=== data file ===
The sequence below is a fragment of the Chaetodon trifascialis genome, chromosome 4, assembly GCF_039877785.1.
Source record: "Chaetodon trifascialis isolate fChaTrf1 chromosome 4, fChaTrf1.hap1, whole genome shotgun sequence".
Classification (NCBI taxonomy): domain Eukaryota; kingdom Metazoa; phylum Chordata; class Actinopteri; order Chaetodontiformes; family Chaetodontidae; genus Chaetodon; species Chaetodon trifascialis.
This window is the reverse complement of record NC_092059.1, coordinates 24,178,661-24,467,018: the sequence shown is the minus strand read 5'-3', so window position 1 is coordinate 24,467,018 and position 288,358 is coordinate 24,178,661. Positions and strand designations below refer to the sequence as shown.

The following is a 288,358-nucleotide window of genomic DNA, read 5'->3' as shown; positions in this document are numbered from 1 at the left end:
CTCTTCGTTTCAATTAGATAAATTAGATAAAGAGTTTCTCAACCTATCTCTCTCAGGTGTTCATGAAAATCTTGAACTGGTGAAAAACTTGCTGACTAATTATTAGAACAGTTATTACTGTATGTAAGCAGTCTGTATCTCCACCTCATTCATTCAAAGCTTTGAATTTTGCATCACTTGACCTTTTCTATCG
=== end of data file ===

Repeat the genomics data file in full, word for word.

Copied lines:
The sequence below is a fragment of the Chaetodon trifascialis genome, chromosome 4, assembly GCF_039877785.1.
Source record: "Chaetodon trifascialis isolate fChaTrf1 chromosome 4, fChaTrf1.hap1, whole genome shotgun sequence".
Classification (NCBI taxonomy): domain Eukaryota; kingdom Metazoa; phylum Chordata; class Actinopteri; order Chaetodontiformes; family Chaetodontidae; genus Chaetodon; species Chaetodon trifascialis.
This window is the reverse complement of record NC_092059.1, coordinates 24,178,661-24,467,018: the sequence shown is the minus strand read 5'-3', so window position 1 is coordinate 24,467,018 and position 288,358 is coordinate 24,178,661. Positions and strand designations below refer to the sequence as shown.

The following is a 288,358-nucleotide window of genomic DNA, read 5'->3' as shown; positions in this document are numbered from 1 at the left end:
CTCTTCGTTTCAATTAGATAAATTAGATAAAGAGTTTCTCAACCTATCTCTCTCAGGTGTTCATGAAAATCTTGAACTGGTGAAAAACTTGCTGACTAATTATTAGAACAGTTATTACTGTATGTAAGCAGTCTGTATCTCCACCTCATTCATTCAAAGCTTTGAATTTTGCATCACTTGACCTTTTCTATCG